Sponsored academies not succeeding with bright, disadvantaged pupils
30 June 2017
Disadvantaged pupils who have fallen behind at primary school make more progress by GCSE in sponsored academies in chains than in other types of school, according to new research by the UCL Institute of Education (IOE) and the Sutton Trust. However, high attainers who are in the top 20% at the end of primary school made less progress in these academies.
The research, by Professor Becky Francis, Director of the IOE, and Professor Merryn Hutchings from the Sutton Trust, analysed the performance of disadvantaged students - those entitled to the pupil premium - in 48 academy chains from 2014-2016.
It found that, on average, academy chains do better for their disadvantaged pupils with low prior attainment. In more than half (26) of the chains, disadvantaged pupils with lower grades at the end of primary school made more progress than in the state schools. However, there were only eight chains where poorer pupils with top grades at primary school made more progress than the national average.
The report highlights how outcomes for disadvantaged pupils vary massively across academy chains. Poorer pupils in 10 out of 48 chains performed above the national average on key measures of 2016 attainment for disadvantaged pupils, including four chains - City of London, Diocese of London, Harris and Outwood Grange - which were significantly above the average. However, in 29 of the 48 chains analysed, disadvantaged pupils performed below the national average for all state schools.
Speaking of the report, Professor Francis said:
"It is heartening to find that a majority of academy chains are effectively supporting their pupils with low prior attainment; something that schools in England have often struggled to achieve. However, they need to extend this to ensure they are supporting the progress of all their disadvantaged pupils. As well as the importance of this for life chances and social mobility, this will be necessary to drive up attainment in sponsored academy chains, which is still problematic for many.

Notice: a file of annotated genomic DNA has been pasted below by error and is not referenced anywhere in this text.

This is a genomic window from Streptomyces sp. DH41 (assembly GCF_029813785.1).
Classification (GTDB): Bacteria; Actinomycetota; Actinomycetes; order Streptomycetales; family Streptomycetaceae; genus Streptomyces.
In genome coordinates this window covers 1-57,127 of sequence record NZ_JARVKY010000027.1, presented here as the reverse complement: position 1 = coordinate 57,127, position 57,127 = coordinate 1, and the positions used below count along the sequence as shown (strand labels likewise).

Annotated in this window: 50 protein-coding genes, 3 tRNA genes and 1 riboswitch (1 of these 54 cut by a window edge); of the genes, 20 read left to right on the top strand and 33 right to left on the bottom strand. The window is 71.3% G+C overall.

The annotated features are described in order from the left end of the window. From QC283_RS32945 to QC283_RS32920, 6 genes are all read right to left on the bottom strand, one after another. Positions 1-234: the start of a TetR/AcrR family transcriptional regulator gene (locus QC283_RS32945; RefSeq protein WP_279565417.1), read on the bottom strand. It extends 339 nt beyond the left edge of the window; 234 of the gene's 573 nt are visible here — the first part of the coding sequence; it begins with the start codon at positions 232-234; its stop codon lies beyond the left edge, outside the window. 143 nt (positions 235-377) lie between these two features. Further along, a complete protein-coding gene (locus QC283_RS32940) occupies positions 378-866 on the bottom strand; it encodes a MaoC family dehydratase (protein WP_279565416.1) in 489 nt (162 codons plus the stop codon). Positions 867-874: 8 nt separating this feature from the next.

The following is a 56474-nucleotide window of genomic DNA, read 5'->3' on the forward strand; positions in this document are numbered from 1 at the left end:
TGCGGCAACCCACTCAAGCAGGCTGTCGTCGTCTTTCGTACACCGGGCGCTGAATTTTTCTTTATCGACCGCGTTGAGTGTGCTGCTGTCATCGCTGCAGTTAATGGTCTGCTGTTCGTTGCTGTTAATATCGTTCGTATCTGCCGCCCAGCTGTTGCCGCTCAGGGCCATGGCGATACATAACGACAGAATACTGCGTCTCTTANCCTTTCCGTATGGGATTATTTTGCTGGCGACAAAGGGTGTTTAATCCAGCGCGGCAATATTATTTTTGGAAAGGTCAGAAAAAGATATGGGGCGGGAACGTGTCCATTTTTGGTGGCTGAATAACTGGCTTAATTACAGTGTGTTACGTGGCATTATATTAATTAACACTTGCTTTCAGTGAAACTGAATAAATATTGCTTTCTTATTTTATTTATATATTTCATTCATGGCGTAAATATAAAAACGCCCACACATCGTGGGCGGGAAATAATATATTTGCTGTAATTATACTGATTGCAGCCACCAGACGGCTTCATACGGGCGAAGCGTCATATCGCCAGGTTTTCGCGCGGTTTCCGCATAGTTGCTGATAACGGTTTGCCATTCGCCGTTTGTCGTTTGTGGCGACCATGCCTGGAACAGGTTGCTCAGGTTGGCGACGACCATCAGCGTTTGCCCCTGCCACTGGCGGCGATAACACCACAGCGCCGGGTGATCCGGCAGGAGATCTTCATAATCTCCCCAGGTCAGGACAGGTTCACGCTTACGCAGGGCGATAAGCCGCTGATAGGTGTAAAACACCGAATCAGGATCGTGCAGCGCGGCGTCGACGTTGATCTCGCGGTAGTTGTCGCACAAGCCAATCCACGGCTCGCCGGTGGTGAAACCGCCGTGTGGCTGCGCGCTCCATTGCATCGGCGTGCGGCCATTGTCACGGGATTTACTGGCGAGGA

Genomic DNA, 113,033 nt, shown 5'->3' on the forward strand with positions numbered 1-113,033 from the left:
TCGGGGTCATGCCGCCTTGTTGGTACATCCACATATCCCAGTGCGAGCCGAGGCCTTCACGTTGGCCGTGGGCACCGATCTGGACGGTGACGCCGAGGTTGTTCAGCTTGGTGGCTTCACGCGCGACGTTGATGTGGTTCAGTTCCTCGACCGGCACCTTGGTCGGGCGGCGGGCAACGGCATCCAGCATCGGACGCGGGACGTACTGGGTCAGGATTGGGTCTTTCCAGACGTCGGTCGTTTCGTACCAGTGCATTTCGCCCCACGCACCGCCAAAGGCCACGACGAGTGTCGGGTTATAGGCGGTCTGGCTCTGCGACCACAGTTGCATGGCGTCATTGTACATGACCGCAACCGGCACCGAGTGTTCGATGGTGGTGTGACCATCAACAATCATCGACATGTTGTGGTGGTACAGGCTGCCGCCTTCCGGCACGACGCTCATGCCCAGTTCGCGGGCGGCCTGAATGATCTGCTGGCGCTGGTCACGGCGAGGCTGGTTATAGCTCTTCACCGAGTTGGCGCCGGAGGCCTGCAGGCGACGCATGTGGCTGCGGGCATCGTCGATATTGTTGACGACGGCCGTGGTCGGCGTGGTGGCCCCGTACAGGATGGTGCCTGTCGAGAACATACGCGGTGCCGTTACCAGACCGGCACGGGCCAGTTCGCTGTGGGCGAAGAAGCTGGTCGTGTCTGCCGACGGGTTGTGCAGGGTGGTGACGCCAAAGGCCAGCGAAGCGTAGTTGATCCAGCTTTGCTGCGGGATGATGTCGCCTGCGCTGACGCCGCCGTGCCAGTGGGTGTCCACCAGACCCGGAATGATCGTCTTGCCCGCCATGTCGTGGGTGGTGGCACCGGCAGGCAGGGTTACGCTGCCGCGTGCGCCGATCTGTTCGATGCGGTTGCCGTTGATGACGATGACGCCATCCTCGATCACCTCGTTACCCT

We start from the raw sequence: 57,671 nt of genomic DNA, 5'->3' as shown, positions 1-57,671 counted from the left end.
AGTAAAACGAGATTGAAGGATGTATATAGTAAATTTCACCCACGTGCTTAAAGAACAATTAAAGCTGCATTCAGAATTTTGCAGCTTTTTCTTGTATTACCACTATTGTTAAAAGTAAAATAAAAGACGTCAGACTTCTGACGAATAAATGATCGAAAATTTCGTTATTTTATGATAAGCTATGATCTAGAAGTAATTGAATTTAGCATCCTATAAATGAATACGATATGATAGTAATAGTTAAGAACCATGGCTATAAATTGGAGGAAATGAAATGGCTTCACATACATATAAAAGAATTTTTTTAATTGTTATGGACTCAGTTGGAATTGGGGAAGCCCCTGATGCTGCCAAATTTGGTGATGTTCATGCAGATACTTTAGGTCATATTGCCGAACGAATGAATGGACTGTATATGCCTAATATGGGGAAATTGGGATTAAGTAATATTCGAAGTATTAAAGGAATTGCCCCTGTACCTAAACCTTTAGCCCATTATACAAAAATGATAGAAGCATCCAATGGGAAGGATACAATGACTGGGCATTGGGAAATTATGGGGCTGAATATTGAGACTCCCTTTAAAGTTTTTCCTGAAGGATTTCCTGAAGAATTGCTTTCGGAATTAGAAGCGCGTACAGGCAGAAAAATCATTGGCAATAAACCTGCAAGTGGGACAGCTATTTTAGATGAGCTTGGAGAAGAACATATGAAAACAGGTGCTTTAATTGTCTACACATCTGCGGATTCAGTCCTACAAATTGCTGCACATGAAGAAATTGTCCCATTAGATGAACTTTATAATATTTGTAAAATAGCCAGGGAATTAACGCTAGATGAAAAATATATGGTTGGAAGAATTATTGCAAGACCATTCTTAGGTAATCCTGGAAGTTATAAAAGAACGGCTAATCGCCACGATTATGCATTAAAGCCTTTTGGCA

"Indeed, the finding that a fifth of the chains in our sample are performing well below average and not improving is a cause for strong concern. These chains need support to improve. We need urgently to find ways to learn from the successful chains, to ensure that the sponsor academies programme delivers its promise for young people."
Sir Peter Lampl, Chairman of the Sutton Trust and of the Education Endowment Foundation, added:
"As our research shows, more than half of academy chains are doing a great job for their disadvantaged pupils. However, the problem is there are only eight chains out of 48 where poorer pupils who are in the top 20% at the end of primary school make more progress than those in state schools. So many high attaining pupils are failing to fulfil their early academic potential in these schools."
The report urges the Government, and the National and Regional Schools Commissioners, to do more to create mechanisms that spread good practice from the best academy chains to the rest. Suggestions include creating a taskforce to act as mentors to those sponsors struggling to realise their potential, and commissioning robust research that analyses the factors behind a chain's success in providing transformational outcomes for disadvantaged pupils.
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